Natural Weed Control?



Left: A thick cover of native plants, such as the potentilla and strawberries shown here, can help to choke out weeds. However, corn gluten looks like a promising way to prevent weed seeds from germinating in early spring, when coverage may not be so lush.


A MENTION IN AN ARTICLE I READ RECENTLY sent me in search of information about corn gluten meal as a possible addition to the wild gardener's toolkit. What I learned makes me think that CGM could be just what I need for control of weeds in the area I'm trying to turn into a native garden.

CGM is a yellowish, powdery byproduct of corn milling (it is not the same as cornmeal used in baking, which is made from ground-up whole corn). It is often incorporated in animal foods, including dog food, because of its high protein content. In the late 1980s, researchers at Iowa State University accidentally found that it has the ability to stop a germinating seed from forming normal roots. As a result, the germinating seed becomes susceptible to dehydration, and will probably die.

In 1991, the first patent was awarded for use of CGM as a natural "pre-emergent" control for weeds, including dandelions, pigweed, crabgrass, plantain, lambs quarters, curly dock, creeping bentgrass, smart weed, redroot bigweed, purslane, foxtail, barnyard grass, and Bermuda grass.

Is it safe? Some people are allergic to corn and corn by-products; these people should avoid exposure to CGM. Other than that, however, CGM apparently is quite safe. The U.S. Environmental Protection Agency has classified it as "minimum risk," and it's recommended by a number of websites devoted to environmentally safe gardening practices. (The Northwest Coalition for Alternatives to Pesticides has a good fact sheet on the topic.)

I've probably been feeding CGM to wildlife for at least a month without knowing it, since it's very likely present in the stuff I feed my ducks. The duck food has been attracting squirrels, chipmunks, blue jays, and grackles, all of whom have been giving "Ducky's Diner" enthusiastic reviews. The ducks, who prefer their commercial duck food to most other foods I've offered them, seem to be thriving.

CGM attracted my attention because I've been fighting weeds in the area I plan to turn into a native garden. Right now I'm relying on aggressive native groundcovers for weed control while I wait for trees and shrubs I've planted to start creating shade. The groundcovers are providing good coverage now (see the photo above); however, they will die back over winter and provide poor coverage in early spring.

Early spring is, of course, precisely when many weed seeds are germinating. In fact, one of the (many) ways weedy plants often out-compete native rivals is that they germinate earlier, thus gaining a head start over the slug-a-bed natives. This year, in order to knock the weeds back long enough for the natives to take hold, I had to do a lot of hand weeding. An application of CGM at the right time might have saved me a lot of work!

CGM does have its limitations:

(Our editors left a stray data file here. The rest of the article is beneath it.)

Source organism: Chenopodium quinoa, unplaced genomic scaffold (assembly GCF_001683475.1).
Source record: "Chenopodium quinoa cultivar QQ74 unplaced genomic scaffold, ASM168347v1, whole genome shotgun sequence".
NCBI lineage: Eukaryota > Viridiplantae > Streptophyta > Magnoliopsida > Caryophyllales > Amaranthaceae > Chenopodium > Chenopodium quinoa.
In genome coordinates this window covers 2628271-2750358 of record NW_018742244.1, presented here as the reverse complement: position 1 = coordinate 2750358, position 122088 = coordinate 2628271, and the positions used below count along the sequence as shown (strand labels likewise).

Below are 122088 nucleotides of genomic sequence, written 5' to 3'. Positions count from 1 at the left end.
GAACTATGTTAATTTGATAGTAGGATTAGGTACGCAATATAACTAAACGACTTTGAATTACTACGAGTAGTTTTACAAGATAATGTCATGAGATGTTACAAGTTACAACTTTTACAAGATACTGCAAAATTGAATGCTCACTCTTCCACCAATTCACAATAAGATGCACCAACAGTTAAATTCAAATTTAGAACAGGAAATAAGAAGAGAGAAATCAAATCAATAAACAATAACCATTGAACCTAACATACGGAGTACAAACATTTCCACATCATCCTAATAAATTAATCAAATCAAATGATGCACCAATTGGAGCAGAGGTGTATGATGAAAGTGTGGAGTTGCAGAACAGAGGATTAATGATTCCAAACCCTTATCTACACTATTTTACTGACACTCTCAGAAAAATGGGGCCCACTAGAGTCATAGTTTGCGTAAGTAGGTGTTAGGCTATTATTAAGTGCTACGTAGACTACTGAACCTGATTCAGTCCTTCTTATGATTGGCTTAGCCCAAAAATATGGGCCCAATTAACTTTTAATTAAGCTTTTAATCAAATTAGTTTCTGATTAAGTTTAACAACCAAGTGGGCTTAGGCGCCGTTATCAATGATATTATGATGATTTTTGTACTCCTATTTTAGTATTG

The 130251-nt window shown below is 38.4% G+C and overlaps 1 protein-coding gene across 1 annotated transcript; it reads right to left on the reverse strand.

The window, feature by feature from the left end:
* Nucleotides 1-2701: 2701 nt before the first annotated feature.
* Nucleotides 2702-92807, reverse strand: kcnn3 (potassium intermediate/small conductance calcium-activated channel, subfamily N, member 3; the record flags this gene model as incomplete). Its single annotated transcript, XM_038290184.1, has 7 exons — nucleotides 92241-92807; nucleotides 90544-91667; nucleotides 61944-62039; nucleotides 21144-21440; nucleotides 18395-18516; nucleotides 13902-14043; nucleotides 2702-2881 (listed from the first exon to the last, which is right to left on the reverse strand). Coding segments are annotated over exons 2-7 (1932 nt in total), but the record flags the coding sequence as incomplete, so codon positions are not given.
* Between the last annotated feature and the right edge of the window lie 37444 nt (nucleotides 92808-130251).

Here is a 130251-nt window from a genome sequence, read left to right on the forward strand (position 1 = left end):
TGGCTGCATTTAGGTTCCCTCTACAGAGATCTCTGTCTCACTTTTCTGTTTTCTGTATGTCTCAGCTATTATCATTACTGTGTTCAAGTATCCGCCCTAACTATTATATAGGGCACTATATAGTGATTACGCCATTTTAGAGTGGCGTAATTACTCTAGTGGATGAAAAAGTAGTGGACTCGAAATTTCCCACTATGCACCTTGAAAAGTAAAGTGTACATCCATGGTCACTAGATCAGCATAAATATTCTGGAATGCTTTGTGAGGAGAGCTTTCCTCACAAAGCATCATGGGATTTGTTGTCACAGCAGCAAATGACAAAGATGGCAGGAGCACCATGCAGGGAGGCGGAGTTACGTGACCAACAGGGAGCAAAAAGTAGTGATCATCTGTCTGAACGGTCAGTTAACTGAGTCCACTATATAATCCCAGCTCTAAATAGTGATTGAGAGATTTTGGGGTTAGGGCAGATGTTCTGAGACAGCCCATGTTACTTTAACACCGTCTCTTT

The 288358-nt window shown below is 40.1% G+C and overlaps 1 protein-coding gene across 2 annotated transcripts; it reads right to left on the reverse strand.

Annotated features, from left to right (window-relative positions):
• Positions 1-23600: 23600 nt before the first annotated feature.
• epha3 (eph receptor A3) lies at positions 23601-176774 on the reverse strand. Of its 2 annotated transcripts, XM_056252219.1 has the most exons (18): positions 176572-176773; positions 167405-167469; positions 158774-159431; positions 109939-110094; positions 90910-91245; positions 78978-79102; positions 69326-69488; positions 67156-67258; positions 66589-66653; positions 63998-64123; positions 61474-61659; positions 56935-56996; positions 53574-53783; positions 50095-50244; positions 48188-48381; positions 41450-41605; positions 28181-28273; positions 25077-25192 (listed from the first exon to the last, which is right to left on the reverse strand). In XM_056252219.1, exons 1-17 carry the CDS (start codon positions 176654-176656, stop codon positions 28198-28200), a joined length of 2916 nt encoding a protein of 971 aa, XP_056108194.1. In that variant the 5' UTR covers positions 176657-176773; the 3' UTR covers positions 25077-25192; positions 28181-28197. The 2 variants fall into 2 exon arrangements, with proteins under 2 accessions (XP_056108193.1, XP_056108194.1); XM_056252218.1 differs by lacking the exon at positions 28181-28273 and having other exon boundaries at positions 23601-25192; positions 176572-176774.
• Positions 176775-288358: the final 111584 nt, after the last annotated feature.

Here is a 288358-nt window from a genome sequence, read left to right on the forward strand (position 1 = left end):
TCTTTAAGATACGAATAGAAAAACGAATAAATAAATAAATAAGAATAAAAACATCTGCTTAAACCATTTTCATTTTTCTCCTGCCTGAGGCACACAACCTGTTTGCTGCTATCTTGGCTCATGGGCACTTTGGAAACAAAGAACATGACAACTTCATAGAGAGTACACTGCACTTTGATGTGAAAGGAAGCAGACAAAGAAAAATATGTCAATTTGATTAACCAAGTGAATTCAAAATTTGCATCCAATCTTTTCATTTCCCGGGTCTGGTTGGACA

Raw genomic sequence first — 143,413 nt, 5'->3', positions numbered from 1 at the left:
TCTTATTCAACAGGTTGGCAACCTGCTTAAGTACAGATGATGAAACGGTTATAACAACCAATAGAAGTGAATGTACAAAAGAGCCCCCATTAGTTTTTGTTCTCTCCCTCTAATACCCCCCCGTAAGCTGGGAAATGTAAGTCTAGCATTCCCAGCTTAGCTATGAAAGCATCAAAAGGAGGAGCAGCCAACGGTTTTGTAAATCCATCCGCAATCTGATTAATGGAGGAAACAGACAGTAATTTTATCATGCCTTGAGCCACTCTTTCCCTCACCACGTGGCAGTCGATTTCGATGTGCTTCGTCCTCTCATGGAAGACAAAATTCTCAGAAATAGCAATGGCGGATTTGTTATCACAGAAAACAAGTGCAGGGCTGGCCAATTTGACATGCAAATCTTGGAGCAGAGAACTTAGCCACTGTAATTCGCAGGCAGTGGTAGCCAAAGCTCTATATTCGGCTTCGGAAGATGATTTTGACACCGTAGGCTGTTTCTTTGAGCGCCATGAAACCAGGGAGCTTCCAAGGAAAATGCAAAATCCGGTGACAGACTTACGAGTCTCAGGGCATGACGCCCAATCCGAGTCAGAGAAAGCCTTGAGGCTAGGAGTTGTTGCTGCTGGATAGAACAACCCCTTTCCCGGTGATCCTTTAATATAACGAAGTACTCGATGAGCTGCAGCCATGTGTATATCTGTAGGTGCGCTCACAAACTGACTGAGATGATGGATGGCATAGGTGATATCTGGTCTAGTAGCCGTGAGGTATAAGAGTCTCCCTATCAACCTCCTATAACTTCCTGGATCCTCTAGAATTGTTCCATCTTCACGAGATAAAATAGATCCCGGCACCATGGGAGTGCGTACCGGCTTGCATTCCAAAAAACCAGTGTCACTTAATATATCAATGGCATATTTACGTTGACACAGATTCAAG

• CGM must be applied about 4-6 weeks before weeds sprout. Good luck figuring out when that is!
  • Although CGM requires moisture in order to start working, dry weather is required in order to dehydrate the germinated seeds. A spell of wet weather could undo its effects.
  • CGM is likely to suppress all newly germinating plants in an area: Don't use this product if you are hoping to get native plants established by seed. (I happen to be in luck on this front--most of the natives I'm favoring propagate primarily by runners.)
  • CGM won't kill weeds that are already growing; those you still have to remove by hand.
  • Most authorities say that CGM has to be applied for several years before you can expect to see good control of weeds.
  • Finally, because of its high nitrogen content (about 10%), CGM acts as a fertilizer. The recommended application rate adds about 1 or 2 pounds per 1,000 square feet of nitrogen -- good for lawns but maybe not so good for native plantings, given that most native plants are adapted to low-nutrient environments.

Still, I think CGM is worth a try. This is what I plan to do:

  • The recommended application rate is usually 12-20 pounds per 1,000 square feet; I'll go with the smallest application rate first, and see how that works out.
  • Manufacturers recommend applying CGM in both spring and late summer. I'll definitely try it in spring; one recommendation is to apply it when the forsythias are blooming, so I'll be keeping a careful eye on my neighbors' shrubs. I'm not sure whether I want to try a late summer application, which is recomended "following the hot, dry stress period"(usually mid-August). If my groundcovers are still lush in mid-August, I may skip that one.
  • Manufacturers recommend raking CGM into soil if possible. I probably won't be able to do much raking because of the groundcovers, but I'll scratch it in to any bare areas.
  • It should be watered after application, but then the area should be allowed to dry out. I probably won't need to water because we usually have wet springs. As for that dry period ... well, I'll have to count on the spirits of the garden for help with that one!

Iowa State University maintains a list of manufacturers that are licensed to sell CGM-based herbicides.

2 comments:

jodi said...

Haven't tried CGM yet myself, Flora, although now that I've spread the load of soil I just might. The mayor of Wolfville is an avid organic gardener and he used the meal on his lawn, and says it did very, very well--he was immensely pleased. You might want to watch Duck and Cover, Run and Hide around it, though. :-)

Wild Flora said...

If DCR&H eat any more than they do now they're likely to burst! I'll be scraping foie gras of the walls of their duck house.
F